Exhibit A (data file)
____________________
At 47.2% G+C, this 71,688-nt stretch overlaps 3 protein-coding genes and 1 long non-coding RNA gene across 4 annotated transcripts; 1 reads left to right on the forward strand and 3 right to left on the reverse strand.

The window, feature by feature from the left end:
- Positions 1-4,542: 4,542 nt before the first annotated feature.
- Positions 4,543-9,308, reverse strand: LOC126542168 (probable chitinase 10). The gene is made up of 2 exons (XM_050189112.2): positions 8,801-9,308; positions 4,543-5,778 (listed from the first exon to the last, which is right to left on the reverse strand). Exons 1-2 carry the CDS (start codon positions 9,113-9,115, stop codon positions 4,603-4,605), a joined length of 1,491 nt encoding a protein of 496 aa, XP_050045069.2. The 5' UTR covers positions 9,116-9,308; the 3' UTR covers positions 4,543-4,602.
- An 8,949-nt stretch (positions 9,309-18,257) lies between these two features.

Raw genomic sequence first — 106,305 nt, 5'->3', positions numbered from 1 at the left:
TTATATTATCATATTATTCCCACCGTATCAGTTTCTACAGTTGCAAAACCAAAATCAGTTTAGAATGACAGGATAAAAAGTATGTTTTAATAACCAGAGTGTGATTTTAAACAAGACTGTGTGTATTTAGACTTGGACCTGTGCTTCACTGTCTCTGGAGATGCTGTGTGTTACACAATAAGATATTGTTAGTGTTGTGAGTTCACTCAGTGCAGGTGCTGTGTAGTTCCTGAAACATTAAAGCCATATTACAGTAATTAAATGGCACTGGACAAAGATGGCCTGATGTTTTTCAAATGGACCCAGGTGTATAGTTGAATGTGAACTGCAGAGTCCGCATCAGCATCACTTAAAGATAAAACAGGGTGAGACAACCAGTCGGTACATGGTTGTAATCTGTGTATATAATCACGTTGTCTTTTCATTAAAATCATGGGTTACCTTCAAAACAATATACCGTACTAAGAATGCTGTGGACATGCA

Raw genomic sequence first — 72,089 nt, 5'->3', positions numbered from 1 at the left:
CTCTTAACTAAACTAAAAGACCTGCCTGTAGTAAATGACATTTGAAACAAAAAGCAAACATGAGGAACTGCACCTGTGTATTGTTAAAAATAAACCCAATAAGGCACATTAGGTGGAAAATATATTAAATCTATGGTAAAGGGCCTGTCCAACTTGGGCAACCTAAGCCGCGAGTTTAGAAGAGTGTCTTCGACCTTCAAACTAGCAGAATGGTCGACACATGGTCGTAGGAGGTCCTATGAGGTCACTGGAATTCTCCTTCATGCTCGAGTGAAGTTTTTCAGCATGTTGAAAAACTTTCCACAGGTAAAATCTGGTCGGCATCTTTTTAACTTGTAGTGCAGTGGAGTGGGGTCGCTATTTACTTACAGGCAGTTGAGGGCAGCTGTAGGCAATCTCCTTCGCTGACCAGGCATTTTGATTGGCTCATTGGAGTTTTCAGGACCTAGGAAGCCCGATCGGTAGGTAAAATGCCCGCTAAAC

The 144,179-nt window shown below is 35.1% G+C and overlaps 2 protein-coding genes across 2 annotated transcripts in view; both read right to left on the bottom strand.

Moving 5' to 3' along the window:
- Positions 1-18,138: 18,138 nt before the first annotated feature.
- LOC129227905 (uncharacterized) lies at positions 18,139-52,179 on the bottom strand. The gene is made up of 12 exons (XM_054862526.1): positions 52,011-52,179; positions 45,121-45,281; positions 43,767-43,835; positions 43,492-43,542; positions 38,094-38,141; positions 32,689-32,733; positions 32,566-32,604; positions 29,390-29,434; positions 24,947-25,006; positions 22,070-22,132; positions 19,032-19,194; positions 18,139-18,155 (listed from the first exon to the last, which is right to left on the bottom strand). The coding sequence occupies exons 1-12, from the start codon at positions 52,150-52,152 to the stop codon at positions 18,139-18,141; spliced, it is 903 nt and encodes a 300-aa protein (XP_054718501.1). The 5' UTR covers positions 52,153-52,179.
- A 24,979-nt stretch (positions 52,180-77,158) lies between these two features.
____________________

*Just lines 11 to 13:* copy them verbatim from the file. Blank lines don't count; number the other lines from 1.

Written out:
Moving 5' to 3' along the window:
- Positions 1-18,138: 18,138 nt before the first annotated feature.
- LOC129227905 (uncharacterized) lies at positions 18,139-52,179 on the bottom strand. The gene is made up of 12 exons (XM_054862526.1): positions 52,011-52,179; positions 45,121-45,281; positions 43,767-43,835; positions 43,492-43,542; positions 38,094-38,141; positions 32,689-32,733; positions 32,566-32,604; positions 29,390-29,434; positions 24,947-25,006; positions 22,070-22,132; positions 19,032-19,194; positions 18,139-18,155 (listed from the first exon to the last, which is right to left on the bottom strand). The coding sequence occupies exons 1-12, from the start codon at positions 52,150-52,152 to the stop codon at positions 18,139-18,141; spliced, it is 903 nt and encodes a 300-aa protein (XP_054718501.1). The 5' UTR covers positions 52,153-52,179.